Another important feature of the book is its clever use of maps, charts, graphs, and tables that not only assist the reader with a visual break in the long, detailed, and very interesting historical narrative of Manila’s social history but also provide the necessary tools for readers to appreciate the conditions of the different periods covered by the book.

Although Manila was originally a Tagalog community, the nineteenth century evidently made the city more cosmopolitan and indeed the center of trade for the archipelago. Hence, the history of provisioning the city is naturally appreciated through the support network provided by the other Philippine provinces and international commerce. The importance of rice coming from Central and Northern Luzon, as well as Vietnam and Burma; of fish and fish products from Manila Bay, Laguna de Bay, and the Luzon and Visayas coasts; of coffee from Batangas and Indonesia; of vegetables from the Cordillera and China; and the histories of the many different products that fed the city become an integral part of the narrative. It is therefore not only a book about the urban history of Manila but also a history of the different localities as they responded to, and were affected by, the demands of the growing city for its provisions. This also provides the opportunity for the author to discuss the dynamic transformation of the diet of the population—as they became not only consumers of products coming from different places, but also recipients of complex and dynamic culinary traditions from different localities that affected their taste buds and cuisine.

Doeppers is correct in identifying the primacy and centrality of rice in the history of feeding Manila. The first and most extensive elaboration of a food product found in the book is devoted to rice. It is to be noted that even in linguistic terms, rice occupied a central, complex web of expression that can be further elaborated. As a matter of fact, the word for cooked rice (kanin) is the same term that Tagalogs use to refer to the very act of eating. Hence, Kanin mo ito may mean both “This is your cooked rice” and “Eat this.” Moreover, the need to utilize different terms for the different stages of rice production and preparation signifies the importance of the staple in the culinary vocabulary of rice in Tagalog. Hence, the need to distinguish palay (unhusked rice), bigas (husked, but uncooked rice), kanin (newly cooked rice), saing/sinaing (steamed rice), tutong (burnt rice at the bottom of the palayok); malata (cooked rice, but with more rice water in it); malagat/maligat (cooked rice, but with less rice water in it); malagkit (sticky rice); bahaw (rice cooked hours or the day before, best for sinangag); sinangag (fried rice, usually using bahaw but not kanin); and the many other varieties of food using rice, generically called kakanin (dessert, but also derived from kanin) either in pounded or sticky form (bibingka, biko, sapin sapin, puto, putobumbong, kalamay, etc.). The impact of foreign influences on rice consumption led to the development of new forms of rice preparation, with lugao (porridge) and champorado (chocolate rice porridge) becoming popular and, as Doeppers mentions, localized in Manila and Philippine cuisine.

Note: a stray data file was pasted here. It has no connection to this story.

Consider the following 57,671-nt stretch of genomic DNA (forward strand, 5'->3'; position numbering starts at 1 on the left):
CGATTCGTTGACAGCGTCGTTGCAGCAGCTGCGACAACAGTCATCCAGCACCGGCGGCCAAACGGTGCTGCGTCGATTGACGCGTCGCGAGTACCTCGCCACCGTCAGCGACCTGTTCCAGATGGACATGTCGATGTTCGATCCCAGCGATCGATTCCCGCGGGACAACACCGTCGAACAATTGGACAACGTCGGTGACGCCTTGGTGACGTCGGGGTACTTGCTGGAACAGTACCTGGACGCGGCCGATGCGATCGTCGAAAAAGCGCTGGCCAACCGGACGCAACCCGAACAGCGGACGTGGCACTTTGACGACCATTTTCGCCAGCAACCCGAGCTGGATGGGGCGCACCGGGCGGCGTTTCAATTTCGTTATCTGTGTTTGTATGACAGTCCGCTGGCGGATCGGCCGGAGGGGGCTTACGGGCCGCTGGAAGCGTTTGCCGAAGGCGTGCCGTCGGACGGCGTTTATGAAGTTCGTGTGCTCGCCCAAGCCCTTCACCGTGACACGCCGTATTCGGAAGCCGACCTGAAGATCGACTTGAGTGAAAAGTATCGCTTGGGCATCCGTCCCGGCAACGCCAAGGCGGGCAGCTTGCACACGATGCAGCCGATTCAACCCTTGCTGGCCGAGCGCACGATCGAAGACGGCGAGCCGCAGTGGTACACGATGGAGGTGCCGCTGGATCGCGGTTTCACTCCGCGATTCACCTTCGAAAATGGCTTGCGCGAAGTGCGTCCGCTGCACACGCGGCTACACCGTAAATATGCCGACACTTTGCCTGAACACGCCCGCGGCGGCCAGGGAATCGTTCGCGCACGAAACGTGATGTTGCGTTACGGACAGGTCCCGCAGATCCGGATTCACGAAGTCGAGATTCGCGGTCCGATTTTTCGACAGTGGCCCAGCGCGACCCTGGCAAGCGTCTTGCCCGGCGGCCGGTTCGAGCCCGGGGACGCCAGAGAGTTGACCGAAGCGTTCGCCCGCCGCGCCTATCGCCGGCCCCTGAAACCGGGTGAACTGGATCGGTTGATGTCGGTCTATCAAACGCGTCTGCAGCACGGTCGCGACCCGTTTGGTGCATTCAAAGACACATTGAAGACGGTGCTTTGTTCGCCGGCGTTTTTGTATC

While the notion of ulam may be appreciated in the Philippines as the generic term for anything that is eaten with rice, as the author correctly notes, it should be pointed out that for most of the Tagalog communities, everyday ulam is always fish or fish based. As a matter of fact, other Philippine languages are more explicit in this regard, as the terms for ulam and fish are identical and interchangeable, an indication that fish and fish product consumption is always done to complement kanin and therefore is always the everyday ulam. The terms for ulam and fish are the same for Ilocano (sida), Bicol (sira), Kapampangan (asan), and Pangasinan (sira). Meat and meat product consumption, therefore, is often appreciated as feast food; vegetables and fruit are usually cooked with fish for everyday consumption, or with meat for feast days.

Toponymic renderings of historical interpretations also provide some clues that Doeppers uses to describe the conditions of supplying and provisioning food for the city. Thus, Bauan is correctly identified as historically a good source of garlic, and Pangasinan is well known for salt production. Other possibilities to expand this interpretation of the importance of place names to provisioning can further add to Doeppers’s narrative of provisioning Manila. Fish pens were naturally found in Manila Bay, with Baclaran as one of its major locations (baklad, fish pens). Other traditional place names also reveal similar information; thus, plant names, wood products, and tree species such as Indang (Artocarpus cumingianus Trec. Moraceae); Cauayan (Bambusa blumeana J. A. & J. A. Schult); Dao (Dracontomelon dao [Blco.] Merr & Rolfe; Talisay (Terminalia catappa L.); Sampalok (Tamarindus indica L.), to name a few, were also place names in the Philippines.

Theoretically grounded, methodologically sophisticated, and written in outstanding scholarly narrative, the book is able to integrate different elements of the history of Manila, the archipelago, and the region in a thought-provoking, remarkable account that spans the history of an entire century. The book is a solid contribution to historical scholarship and paves the way for other scholars of Southeast Asian studies, urban history, Philippine studies, and social history to follow the academic rigor that the author clearly manifests in this outstanding work.

Francis A. Gealogo
Department of History, Ateneo de Manila University


Madulid, Domingo. 2001. Dictionary of Philippine Plant Names. 2 vols. Manila: Bookmark.


DOI: doi.org/10.20495/seas.6.3_539